Taddeini's Law

I was talking with my friend Andre Taddeini recently about the state of the industry and he made an interesting observation that the amount of bad code being written might be increasing in proportion to the demand for programmers. I thought it was interesting enough to talk about here.

The reasoning is that, as the demand for programmers goes up, the aggregate quality of developers goes down because the supply of capable programmers is somewhat upwardly inflexible due to the amount of effort that goes into being expert. Since the supply of expert developers can't keep up with a rapid increase in demand, the expected quality of a hire is necessarily lowered. As the overall quality of programmers is lowered in this fashion, the corresponding code that is written should lower in quality as well.

There is an implied relation between experience and quality, but it could be equally true that the acceptable quality of inexperienced developers would also lower simply through demand. Either way, I accept that experience doesn't necessitate skill, I'm only talking in the aggregate. The other assumption present is that we are holding the quality of code constant over time. This might not be true if constant improvement in frameworks and tools lessen the need for programming skill.  There is certainly some truth to that assertion, but, by observation, the rate of tooling and framework support increases only offsets the increased expectations of application complexity. Another assumption present is that the demand for developers overall is roughly equivalent to the demand for expert developers.

So Taddeini's Law is

Q = E / D

Where Q is the quality of code produced, E is the population of experienced developers and D is the demand for experienced developers.

It's really a pretty trivial observation and I'm probably aggrandizing it by calling it a law, but I think it has some interesting implications for the state of our industry. If it's accepted as true, the implication is that the current increase in demand for developers is creating an influx of bad code for our industry to grapple with in years to come. Did the same thing happen during the dotcom boom? As inexpertly written code rots, will organizations be paying an increased "maintenance tax" in the future? Should larger organizations plan for this in some way?  And finally, is there something we can do lessen the impact of under-qualified people in the industry overall?

Comments (6) -

  • Art
    Thinking about this I started wondering about the relationship to Brooks's Law and the golden triangle.  Brooks says adding manpower to a late project makes it later.  Taddeini's law says adding manpower slips quality rather than schedule?  Perhaps.  Might to do more research in a micro brew research facility.
  • Art
    Might need to do ...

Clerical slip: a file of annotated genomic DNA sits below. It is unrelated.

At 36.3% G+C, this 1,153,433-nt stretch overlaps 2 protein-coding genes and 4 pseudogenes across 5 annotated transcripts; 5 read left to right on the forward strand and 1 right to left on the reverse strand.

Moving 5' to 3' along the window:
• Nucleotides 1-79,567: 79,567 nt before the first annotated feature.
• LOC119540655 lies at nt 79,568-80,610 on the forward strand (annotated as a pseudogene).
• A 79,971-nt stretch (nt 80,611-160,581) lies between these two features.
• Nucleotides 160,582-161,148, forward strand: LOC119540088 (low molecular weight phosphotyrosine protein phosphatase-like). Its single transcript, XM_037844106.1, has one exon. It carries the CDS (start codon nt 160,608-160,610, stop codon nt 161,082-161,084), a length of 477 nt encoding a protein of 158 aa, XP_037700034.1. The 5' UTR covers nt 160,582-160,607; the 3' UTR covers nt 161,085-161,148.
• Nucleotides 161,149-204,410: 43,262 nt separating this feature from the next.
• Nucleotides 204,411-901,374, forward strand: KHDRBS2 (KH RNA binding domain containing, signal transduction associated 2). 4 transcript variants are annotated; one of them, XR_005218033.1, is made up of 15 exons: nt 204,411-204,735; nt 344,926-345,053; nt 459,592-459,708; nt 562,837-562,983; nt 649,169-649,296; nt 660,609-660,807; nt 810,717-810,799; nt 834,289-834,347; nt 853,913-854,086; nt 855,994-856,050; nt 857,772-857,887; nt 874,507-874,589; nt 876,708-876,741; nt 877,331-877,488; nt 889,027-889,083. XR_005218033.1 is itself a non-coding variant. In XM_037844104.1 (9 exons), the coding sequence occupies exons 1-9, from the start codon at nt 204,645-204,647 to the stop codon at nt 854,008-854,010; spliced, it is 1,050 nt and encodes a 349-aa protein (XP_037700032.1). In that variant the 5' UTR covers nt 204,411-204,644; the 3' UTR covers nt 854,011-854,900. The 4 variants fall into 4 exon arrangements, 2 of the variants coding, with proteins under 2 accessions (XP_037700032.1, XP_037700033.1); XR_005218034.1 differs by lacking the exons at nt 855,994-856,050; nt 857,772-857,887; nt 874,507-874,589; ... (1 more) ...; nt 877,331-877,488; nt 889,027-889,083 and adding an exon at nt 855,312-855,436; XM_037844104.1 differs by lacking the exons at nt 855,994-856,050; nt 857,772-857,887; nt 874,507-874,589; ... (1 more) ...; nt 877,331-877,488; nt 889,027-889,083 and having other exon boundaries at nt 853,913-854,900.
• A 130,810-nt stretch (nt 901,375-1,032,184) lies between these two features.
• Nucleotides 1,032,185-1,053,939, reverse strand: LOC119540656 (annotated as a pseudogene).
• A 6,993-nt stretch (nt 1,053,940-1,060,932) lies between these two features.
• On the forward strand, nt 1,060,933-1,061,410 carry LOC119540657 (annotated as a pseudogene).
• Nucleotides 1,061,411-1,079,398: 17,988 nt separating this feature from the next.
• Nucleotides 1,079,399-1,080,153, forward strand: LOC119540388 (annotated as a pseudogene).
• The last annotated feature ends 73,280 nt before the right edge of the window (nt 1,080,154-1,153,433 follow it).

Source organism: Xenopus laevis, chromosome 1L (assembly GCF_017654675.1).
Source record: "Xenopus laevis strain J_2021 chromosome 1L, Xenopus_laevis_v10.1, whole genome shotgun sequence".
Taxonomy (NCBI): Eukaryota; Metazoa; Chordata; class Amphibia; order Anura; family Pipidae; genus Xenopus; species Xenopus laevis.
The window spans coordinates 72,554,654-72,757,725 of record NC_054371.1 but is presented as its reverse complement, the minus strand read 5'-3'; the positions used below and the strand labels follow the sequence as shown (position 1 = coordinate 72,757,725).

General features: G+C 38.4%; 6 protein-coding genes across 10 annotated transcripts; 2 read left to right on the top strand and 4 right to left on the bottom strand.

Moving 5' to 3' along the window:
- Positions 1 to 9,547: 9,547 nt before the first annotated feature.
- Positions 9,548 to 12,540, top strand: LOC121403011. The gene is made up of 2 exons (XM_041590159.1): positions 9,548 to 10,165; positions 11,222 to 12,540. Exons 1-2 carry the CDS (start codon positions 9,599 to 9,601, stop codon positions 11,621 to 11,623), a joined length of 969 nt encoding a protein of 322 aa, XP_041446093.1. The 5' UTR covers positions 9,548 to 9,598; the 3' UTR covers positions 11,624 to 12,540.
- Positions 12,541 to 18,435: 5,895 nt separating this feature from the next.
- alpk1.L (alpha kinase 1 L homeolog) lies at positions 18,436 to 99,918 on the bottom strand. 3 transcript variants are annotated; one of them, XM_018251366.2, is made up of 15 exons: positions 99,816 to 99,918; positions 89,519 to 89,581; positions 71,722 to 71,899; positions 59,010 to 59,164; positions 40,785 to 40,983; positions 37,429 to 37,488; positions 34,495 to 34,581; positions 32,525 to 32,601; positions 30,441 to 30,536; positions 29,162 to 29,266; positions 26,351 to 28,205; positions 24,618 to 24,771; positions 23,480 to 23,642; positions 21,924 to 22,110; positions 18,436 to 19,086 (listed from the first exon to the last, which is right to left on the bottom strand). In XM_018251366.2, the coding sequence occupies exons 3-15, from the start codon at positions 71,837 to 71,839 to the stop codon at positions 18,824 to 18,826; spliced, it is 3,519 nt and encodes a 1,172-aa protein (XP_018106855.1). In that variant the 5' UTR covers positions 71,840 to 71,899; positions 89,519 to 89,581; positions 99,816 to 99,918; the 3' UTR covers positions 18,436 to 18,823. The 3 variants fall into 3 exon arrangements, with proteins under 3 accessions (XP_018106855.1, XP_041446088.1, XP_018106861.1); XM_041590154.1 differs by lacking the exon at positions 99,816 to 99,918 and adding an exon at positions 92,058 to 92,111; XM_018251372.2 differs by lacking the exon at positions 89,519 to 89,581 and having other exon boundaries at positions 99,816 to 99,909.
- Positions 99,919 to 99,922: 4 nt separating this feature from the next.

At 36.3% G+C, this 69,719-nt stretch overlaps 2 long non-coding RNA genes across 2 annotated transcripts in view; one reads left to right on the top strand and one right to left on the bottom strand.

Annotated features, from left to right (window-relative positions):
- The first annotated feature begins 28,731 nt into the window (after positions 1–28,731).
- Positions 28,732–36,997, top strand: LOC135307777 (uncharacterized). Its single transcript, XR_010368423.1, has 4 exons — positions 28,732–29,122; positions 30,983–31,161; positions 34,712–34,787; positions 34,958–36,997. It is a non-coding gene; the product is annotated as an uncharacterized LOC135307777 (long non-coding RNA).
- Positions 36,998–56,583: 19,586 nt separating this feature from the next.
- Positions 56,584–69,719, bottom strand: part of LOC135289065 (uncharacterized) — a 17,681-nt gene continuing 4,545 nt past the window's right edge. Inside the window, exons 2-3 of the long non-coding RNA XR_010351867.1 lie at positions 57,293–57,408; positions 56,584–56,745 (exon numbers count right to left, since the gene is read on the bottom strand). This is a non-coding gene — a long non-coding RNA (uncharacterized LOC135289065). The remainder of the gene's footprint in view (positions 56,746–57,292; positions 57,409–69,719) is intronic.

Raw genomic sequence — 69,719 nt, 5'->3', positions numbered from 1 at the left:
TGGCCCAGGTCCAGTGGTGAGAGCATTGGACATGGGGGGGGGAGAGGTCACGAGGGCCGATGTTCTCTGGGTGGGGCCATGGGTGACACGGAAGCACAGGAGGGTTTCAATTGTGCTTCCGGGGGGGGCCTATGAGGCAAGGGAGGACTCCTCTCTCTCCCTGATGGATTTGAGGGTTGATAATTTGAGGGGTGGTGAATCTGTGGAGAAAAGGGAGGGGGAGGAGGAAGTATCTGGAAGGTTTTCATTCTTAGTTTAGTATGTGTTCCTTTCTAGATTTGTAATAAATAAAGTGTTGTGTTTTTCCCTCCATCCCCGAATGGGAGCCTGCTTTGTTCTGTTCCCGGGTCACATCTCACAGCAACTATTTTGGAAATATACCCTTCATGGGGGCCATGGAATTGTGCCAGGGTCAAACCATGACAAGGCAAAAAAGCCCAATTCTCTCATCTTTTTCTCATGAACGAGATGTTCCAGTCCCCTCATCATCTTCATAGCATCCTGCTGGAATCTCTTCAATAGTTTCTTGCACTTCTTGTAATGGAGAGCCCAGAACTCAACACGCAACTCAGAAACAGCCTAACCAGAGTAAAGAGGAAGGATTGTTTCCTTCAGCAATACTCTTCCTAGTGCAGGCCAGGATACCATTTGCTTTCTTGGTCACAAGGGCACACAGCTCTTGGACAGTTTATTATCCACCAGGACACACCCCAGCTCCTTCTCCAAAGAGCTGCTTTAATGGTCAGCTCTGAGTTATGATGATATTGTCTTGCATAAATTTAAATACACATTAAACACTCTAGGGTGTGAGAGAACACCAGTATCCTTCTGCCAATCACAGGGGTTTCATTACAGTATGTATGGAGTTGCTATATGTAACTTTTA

• It's unfortunate that you opted to take this tack in your blog.

    While it is true that there are varying degrees of skill within the industry, I do not see the benefit of denigrating others--well, other than trying to make yourself feel good.

    If you have an interest in doing a public service, you might consider presenting your idea of "quality" so that it could be debated.  

    Based on this blog, all I can conclude is you have a remarkable high opinion of yourself and a remarkably low opinion of an "other" class of developers.
  • Brooks' law is probably more temporal. So adding manpower doesn't make a project later if you do it at the start, only if you do it midstream, or close to your deadline. Taddeini's law doesn't say anything specifically about adding manpower except where it affects the overall supply of developers.  For example, if you needed to hire 20 devs in a market where there were really only 10 good people available.  I think there might be something to the idea that adding more manpower affects quality though.  It's definitely about time for a developer happy hour, I've been chatting with Ryan about it and we'll keep you in the loop.
  • Hmm, I can see how you would read this as pompous Shane, but it really isn't intended that way.  You've seen my code, so you certainly know I'm not anything special Smile and I certainly don't consider myself to be.

    Mostly the discussion started when we were talking about the dotcom boom and how similar it is to the situation today as it affects the job market for devs. Back then, just about anybody who could spell Access was applying for advanced developer jobs and often getting them because there simply weren't enough qualified people to go around.  I've seen some evidence that this is happening again lately.

    I'll leave it for everyone to figure out where they fall on the quality scale, but I think the observation is true.  It really probably holds true for any industry (e.g. if there is an overall shortage of machinists, the quality of machinist work goes down).
  • Sure, the observation may be true.

    I just don't find it a particularly interesting line of thought.

    I get more concerned that experienced developers are blindly pursuing trends than the talent pool is being degraded by demand.  The under-qualified are not shaping the future of software.

    In a small shop, it is probably best to have a master.  In a large shop, you architect your development to dole out easily consumable modules to less experienced developers.

    Everyone benefits.  That's just plain good.

    I just hope, from you, and your blog, that the more difficult, intractable problems might be discussed.

    I hope we could agree that if software fails it is not because of the "under-qualified" that are brought in to do a load of trivial tasks.

Add comment